DFB-Cup: Goal of a Lifetime

One shot, one goal, one hero. Again and again, the cup writes this kind of story. And turns an unknown player into a football god - out of the blue – and then lets him disappear back to oblivion. ContiSoccerWorld presents the most famous „One-Day-Heroes“ in the following.

Daniel Frahn, RB Leipzig, 2011

At the beginning of this year’s cup, nobody reckoned with the third league club RB Leipzig – not even VfL Wolfsburg. On 29 July 2011, they were taught a lesson thanks to Daniel Frahn. Almost on his own, the fourth league club striker shot Felix Magath’s star ensemble off the pitch with three goals. The match ended 3:2, making the sensation perfect. RB Leipzig got into the second round of the German FA Cup, where, however, they were stopped by losing narrowly 0:1 to the premier league team Augsburg in October 2011. And yet that day in July was the highlight of Daniel Frahn’s sports career so far. Another highlight: Energy Cottbus’s 6-minute premier league appearance in the match against Alemannia Aachen in 2006. Born in 1987, the striker had once stated in a questionnaire that his big ambition was to play against Christiano Ronaldo. We shall see

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Michael Stahl, TuS Koblenz


Michael Stahl, TuS Koblenz, 2010

61.5 meters – this distance now officially goes down in Cup history as a „Stahli“. On 26 October 2010, Michael Stahl, midfielder at TuS Koblenz - in the third league at that time -, scored the goal of his lifetime from that distance in the second round of the Cup against Hertha BSC Berlin, which had fallen out of Germany’s premier league. Afterwards, the ARD “Sports Show” picked that goal as “goal of the month” and then even as “goal of the year”. Thanks to Stahl’s outstanding shot in the 60th minute, Koblenz won 2:1 in the end. The media celebrated him as „Crash-Bang-Stahli“, „Stahlinho“ and „Iron Mike“, but his team colleagues simply started calling him „sausage“ –  because a butcher from Koblenz had made a sausage - exactly 61.5 meters long - to honour the hero. Even today, Stahl is still playing at TuS in the Western regional league. By the way, he was supposed to simulate the sensational goal for a Japanese TV-team recently – but only three out of ten shots from well over 60 meters ended up in the goal…

Reiner Schwartz, FK Pirmasens, 2006

On 9 September 2006, Werder Bremen - German Runner-Up Champion and Champions League participant - were hosted by FK Pirmasens, which had moved up to the regional league. The score was 1:1 after 90 minutes; even the extension did not determine a clear winner. Reiner Schwartz, the goalkeeper, became a hero for the Rhineland Palatinates in the penalty shootout. Right to begin with, Schwartz saved Ivan Klasnic’s first penalty kick and even Hugo Almeida’s third kick was saved by the goalie. Actually, he was only second goalkeeper, yet he claimed that he had never ever lost a penalty shootout before. Of course his trainer knew that, too… Werder lost 2:4. Schwartz, whose market value is zero euros according to the online portal Transfermarkt.de, is 28 today and plays at SV Edenkoben in the regional Front Palatine league.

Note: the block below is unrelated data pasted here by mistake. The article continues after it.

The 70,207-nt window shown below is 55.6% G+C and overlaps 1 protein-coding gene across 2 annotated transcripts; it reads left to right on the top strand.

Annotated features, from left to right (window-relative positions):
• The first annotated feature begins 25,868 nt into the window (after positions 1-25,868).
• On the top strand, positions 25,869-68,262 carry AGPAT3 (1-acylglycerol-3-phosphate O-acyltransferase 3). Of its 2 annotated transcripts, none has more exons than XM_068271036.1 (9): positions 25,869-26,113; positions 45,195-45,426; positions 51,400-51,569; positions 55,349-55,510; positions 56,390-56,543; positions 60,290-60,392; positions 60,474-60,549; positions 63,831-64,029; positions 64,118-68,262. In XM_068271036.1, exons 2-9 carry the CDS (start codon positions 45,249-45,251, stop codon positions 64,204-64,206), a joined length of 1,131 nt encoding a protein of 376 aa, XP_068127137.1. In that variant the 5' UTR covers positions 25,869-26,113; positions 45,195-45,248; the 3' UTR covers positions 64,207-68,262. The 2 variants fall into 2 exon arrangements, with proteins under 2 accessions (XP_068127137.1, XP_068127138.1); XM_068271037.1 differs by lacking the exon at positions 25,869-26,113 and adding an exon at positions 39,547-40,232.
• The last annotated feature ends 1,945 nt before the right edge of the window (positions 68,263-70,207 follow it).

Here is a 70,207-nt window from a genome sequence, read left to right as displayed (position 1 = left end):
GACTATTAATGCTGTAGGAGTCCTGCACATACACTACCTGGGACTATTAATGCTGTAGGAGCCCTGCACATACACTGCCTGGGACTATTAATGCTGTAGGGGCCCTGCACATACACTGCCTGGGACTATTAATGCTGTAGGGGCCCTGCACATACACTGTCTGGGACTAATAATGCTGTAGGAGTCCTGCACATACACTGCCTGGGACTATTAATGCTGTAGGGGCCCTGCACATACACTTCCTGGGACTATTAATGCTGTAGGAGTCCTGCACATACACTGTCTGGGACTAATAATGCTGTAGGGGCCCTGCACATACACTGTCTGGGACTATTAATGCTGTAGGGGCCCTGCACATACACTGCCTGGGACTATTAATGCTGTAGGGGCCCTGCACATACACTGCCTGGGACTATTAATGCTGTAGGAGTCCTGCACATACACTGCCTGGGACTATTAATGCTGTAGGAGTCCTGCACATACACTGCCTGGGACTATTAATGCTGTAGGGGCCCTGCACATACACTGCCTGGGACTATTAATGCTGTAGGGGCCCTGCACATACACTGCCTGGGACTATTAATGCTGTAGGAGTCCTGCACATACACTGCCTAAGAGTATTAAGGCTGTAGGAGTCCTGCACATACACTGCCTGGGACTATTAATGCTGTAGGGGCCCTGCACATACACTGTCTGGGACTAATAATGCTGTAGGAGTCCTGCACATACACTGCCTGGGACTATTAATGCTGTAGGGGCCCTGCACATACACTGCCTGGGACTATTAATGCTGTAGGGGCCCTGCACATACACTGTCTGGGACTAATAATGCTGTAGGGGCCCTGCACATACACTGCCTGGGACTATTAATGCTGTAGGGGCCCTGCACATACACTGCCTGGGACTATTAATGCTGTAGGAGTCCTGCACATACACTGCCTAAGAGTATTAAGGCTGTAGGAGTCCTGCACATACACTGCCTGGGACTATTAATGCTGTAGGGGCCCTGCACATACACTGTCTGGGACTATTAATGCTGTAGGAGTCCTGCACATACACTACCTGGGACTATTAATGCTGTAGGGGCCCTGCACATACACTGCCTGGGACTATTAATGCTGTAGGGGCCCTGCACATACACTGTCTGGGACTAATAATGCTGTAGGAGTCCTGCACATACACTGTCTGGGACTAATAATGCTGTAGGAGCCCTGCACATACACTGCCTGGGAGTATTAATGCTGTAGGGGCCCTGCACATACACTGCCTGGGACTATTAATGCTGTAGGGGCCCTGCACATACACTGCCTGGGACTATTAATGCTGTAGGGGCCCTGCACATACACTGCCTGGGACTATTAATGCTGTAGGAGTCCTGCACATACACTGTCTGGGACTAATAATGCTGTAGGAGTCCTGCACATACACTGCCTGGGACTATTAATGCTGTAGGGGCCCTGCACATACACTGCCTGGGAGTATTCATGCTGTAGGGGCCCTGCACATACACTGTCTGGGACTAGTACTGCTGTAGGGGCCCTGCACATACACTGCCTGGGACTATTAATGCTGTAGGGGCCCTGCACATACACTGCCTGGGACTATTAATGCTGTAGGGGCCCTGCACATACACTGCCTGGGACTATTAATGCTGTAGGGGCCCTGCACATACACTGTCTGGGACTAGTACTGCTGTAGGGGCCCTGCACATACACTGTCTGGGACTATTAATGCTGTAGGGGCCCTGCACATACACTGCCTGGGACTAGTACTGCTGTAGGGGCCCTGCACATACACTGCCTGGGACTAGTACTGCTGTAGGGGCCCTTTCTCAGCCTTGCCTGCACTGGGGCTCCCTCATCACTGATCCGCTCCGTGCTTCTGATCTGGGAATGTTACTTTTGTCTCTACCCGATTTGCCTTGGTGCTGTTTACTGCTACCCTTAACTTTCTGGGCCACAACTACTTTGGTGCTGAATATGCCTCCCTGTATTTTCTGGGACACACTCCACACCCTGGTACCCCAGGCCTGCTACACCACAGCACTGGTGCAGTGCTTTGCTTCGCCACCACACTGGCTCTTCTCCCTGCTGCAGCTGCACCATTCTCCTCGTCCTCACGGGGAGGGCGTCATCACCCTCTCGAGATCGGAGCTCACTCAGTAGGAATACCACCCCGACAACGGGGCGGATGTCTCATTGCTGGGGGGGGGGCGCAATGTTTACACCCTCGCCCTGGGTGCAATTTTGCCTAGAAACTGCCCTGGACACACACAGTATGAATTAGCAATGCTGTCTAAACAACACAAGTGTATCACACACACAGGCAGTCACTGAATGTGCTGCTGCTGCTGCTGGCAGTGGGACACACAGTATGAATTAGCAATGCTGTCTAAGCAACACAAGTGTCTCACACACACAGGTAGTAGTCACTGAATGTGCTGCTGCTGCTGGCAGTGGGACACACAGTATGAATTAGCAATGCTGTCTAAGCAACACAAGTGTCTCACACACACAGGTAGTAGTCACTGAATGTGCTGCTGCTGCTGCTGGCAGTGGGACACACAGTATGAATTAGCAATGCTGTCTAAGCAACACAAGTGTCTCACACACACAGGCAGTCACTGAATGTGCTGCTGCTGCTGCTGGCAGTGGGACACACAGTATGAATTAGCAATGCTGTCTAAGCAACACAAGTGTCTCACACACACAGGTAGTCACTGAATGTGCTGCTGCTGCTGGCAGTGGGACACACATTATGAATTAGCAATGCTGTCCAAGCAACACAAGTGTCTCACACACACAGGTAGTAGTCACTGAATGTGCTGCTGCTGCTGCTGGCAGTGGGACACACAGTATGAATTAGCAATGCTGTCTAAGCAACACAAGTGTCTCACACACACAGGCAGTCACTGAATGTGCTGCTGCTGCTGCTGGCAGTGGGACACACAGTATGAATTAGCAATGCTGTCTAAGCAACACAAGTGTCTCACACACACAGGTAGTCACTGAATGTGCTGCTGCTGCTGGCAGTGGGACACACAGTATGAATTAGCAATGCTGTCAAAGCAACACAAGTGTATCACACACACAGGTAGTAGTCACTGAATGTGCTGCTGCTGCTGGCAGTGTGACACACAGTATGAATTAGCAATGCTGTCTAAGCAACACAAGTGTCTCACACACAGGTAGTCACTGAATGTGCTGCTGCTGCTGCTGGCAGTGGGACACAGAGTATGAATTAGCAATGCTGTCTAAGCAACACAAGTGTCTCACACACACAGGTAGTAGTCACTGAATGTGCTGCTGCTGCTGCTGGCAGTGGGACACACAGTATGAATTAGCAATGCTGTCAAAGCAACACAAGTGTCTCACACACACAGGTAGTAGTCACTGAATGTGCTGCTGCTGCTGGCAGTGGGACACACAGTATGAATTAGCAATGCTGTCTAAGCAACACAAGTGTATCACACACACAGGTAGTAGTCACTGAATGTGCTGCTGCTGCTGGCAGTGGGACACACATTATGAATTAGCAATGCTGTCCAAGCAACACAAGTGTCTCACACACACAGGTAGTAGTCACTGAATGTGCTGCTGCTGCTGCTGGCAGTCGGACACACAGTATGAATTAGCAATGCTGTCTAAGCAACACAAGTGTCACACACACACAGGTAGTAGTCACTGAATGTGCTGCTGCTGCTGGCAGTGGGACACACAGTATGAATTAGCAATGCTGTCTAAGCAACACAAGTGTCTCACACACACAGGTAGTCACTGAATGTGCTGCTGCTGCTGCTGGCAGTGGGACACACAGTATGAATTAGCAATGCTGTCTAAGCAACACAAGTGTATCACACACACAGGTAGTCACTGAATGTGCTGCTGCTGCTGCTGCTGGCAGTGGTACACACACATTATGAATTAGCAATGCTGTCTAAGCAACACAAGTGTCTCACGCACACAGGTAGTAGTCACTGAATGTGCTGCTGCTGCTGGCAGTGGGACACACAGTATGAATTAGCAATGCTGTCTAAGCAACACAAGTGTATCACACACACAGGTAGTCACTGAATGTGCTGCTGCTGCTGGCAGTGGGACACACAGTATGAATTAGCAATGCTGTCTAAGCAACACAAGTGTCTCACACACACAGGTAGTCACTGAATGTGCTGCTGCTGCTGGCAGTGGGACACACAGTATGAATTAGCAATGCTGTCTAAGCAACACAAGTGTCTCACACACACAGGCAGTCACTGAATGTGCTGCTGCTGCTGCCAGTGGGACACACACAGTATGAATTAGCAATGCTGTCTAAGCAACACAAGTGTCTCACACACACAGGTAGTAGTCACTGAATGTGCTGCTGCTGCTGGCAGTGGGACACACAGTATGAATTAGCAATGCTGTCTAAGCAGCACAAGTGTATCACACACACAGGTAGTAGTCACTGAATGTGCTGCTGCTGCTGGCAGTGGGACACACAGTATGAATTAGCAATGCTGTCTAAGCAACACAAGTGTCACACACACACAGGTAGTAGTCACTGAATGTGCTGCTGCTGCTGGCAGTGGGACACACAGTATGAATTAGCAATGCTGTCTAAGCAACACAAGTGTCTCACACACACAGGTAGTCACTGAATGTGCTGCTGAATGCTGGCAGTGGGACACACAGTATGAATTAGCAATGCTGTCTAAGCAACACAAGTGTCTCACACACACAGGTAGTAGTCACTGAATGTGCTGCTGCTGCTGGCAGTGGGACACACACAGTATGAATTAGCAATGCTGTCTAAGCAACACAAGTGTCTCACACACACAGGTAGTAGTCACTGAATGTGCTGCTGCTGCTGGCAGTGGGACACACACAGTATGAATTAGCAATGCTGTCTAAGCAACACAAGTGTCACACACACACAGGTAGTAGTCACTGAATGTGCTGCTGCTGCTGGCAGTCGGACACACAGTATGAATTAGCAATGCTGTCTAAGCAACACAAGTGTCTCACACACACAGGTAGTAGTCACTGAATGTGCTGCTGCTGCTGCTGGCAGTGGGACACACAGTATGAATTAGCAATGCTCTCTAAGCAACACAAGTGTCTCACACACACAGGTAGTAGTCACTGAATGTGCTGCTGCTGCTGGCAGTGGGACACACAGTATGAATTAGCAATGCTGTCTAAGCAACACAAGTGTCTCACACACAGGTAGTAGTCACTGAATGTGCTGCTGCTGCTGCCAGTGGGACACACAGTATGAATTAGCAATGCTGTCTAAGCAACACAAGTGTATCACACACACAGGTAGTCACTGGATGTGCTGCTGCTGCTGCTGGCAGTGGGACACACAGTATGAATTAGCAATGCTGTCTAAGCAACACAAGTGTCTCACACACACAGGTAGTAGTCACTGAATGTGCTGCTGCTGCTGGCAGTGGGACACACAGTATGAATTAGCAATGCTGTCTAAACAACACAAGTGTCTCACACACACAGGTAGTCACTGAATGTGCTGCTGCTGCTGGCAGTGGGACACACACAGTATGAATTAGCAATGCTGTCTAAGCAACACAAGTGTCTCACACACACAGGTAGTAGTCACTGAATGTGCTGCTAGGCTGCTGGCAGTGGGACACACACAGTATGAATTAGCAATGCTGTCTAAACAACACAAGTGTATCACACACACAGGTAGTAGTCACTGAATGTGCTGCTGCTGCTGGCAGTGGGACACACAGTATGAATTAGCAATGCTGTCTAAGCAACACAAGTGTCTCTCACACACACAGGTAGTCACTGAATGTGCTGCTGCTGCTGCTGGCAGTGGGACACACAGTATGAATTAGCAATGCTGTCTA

Willi Kronhardt, Energie Cottbus, 1997

“Melle passed the ball to me and I slammed the leather right into the corner of the post.” – that was Willi Kronhardt’s comment on the goal of his lifetime. He scored it on 15 April 1997 with the assistance of his team colleague in the 64th minute of the Cup semi-final between his team, Energy Cottbus, and the premier league team Karlsruher SC, which played the match with stars such as Claus Reitmaier, Thorsten Fink and Sean Dundee. The third league player’s crucial 1:0 goal marked the beginning of the 3:0 victory. Cottbus sensationally made it to the German FA Cup finals, in which they lost, however, 0:2 to VfB Stuttgart. By the way, Kronhardt is supposed to be the inventor of the “undershirt-message”: After having scored, he tore up his jersey and presented a shirt with "Jule" on it, the name of his girlfriend. However, this trick did not bring him good luck. Shortly afterwards they separated. Kronhardt’s career slowed down recently; he was a co-trainer at Alemannia Aachen up to 2010.